In her new column for the wearness, she reflects on the challenges of the throw-away society, the power of the community, and how to inspire other women for change. In her second column for THE WEARNESS, she writes about the fires in the Amazon rainforest and the importance of native forests for the climate and the future of mankind.
In Berlin they speak English now, thats what I think as I ride my bicycle through the green streets of Kreuzkölln. It has been almost four years since I lived in the German capital. Today I visit the places I fell in love with. On my way to the Turkish market on the banks of the Maybach, everything seems the same: The café, an institution on Pannierstraße filled with the scent of coffee, still offers the best croissants with a lemon filling. You can enjoy them outside in the sunshine at the little tables in a relaxed atmosphere. The twittering of the Berlin sparrows underlines the lively atmosphere in the neighbourhood. For a moment you forget everything surrounding you.
At the neighboring table, an elderly lady takes her seat and communicates with her counterpart in Berlin dialect: 'It's warm today, wa?' she asks in her Berlin dialect. Then I take a look at the newspaper. On this late summer day in August the Morgenpost reports on the most beautiful bathing spots in Brandenburg. The news also features Donald Trump and the Greenland dispute with Denmark, as well as Peter Maffay's big anniversary tour in 2020. Only in the back of the newspaper I find a short article about the devastating fires in South America. In fact, I would have expected such a shocking news on the front page. Instagram was a bit better informed here:
It hits an ecosystem that has been exploited for decades: The "green lung of the earth", home to many animal and plant species, has been on fire for weeks. It is particularly bad in the Amazon region. Slash-and-burn and reforestation as well as the construction of large dams for agricultural purposes are supposed to be the reasons - and that although the environment is already weakened by the advancing climate change.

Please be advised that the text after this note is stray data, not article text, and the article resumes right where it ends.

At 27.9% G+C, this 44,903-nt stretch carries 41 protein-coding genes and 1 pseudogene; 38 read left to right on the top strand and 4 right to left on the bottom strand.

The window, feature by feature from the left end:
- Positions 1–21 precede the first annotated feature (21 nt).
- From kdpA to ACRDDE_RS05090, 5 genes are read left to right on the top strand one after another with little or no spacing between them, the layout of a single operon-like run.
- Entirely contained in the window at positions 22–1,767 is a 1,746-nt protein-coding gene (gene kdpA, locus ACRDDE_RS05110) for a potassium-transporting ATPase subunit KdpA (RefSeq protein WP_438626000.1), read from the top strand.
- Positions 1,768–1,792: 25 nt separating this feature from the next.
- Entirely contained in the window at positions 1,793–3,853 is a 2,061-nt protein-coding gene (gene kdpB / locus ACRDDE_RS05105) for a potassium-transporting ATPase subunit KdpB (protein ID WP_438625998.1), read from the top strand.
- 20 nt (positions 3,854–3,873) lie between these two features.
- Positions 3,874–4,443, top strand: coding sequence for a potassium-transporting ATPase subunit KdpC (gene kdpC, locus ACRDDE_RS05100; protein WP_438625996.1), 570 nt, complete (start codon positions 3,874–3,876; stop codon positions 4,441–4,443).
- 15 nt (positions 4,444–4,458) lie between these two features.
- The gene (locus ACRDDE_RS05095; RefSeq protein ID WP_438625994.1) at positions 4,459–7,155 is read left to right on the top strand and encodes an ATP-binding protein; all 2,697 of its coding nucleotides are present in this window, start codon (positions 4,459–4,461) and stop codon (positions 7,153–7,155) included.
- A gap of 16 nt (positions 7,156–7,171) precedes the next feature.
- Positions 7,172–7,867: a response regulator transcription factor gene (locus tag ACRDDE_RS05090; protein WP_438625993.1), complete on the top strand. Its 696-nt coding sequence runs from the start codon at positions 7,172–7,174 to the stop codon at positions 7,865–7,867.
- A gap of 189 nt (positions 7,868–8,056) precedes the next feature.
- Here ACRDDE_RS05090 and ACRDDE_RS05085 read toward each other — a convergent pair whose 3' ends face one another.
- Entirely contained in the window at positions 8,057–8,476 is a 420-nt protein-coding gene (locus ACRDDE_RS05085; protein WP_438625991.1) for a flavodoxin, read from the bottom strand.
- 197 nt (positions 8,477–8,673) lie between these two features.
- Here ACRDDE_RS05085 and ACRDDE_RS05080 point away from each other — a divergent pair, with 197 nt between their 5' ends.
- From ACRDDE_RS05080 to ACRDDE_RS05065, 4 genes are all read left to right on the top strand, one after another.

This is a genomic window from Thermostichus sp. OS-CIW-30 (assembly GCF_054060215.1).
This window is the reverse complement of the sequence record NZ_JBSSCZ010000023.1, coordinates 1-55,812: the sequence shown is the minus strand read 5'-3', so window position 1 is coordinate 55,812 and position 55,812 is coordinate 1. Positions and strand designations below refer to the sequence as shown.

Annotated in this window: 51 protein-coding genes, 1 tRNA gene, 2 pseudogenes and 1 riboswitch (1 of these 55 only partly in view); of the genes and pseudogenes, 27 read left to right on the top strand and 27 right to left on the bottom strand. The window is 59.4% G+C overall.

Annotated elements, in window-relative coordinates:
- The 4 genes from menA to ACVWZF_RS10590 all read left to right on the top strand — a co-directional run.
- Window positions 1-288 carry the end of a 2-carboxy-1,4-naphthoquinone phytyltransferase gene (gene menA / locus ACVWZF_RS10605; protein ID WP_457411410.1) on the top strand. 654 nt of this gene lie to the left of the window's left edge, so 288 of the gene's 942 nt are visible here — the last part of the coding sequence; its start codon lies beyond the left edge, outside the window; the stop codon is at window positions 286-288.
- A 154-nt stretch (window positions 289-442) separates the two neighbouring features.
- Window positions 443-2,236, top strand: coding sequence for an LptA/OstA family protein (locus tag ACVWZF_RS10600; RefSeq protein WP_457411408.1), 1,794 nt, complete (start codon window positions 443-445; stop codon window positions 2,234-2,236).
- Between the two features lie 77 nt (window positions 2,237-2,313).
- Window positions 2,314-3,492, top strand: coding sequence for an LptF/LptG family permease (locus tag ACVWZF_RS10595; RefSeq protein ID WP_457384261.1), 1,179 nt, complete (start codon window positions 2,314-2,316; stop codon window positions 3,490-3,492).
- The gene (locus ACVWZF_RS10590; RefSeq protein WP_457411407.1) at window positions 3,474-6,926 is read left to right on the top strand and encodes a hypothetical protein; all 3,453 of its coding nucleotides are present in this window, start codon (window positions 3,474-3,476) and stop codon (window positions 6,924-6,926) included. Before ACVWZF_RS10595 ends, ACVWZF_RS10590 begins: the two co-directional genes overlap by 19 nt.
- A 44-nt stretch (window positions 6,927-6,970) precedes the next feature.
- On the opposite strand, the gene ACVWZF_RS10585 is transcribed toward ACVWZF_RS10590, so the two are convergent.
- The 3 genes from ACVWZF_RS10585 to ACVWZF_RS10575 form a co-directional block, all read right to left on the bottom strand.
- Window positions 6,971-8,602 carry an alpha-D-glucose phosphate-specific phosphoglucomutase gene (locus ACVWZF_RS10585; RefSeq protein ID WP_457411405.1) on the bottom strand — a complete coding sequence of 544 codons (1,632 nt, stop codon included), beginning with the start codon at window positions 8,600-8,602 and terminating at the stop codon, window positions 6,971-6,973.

Indigenous populations are also affected by the impact of deforestation. One example is the Maroon community in the Suriname bush on the north-east coast of South America. The history of the tribe has recently been documented in Stones Have Laws. A few weeks ago I went to see it at a London cinema. The film is the result of a collaboration between the artists Lonnie van Brummelen and Siebren de Haan. It explores the development of the maroons and their rites and customs in relation to the laws of nature and its exploitation by multinational commodity companies.
I am aware of the situation of our world. Nevertheless, the problems in the countries affected by humanitarian crises and natural disasters always seem rather far away. After all, I have a roof over my head and still enough to eat in the fridge. So far I am not seriously worried about my existence.
We have only this one "Mother Earth", which nourishes us as long as we treat it well. Treating the planet and its inhabitants with respect is what it is all about. We must become more aware of the consequences of our decisions in everyday life. Everything has its price, and we simply cannot afford the fires in South America. If the Amazon rainforest burns - about 80% of the native forests in our world have disappeared to this day - we are all threatened by it.
Each tree stores CO2 in terms of carbon and thus stabilizes the climate. In addition, forests have a direct influence on nature's water cycle. In the course of the fires in Brazil, I therefore decided to actively participate in the reforestation of nature in the future.
I recently discovered Jaguar Siembra on Instagram. The project in the Sierra Nevada de Santa Marta in Colombia is to preserve the environment by planting new trees in special areas. In the first two years of growth, the indigenous community takes care of the trees. The forest is then left to its own devices. The initiative helps the locals and the wildlife. It also promotes sustainable projects in the fields of art, education, culture and society.
I understand how far Brazil's problems seem to us in Europe. But we must recognise that such situations will repeat themselves in the future if we do nothing about them. We are all in the same boat, and at the rapid pace that climate change is taking, the flood will soon come faster than we would like to.
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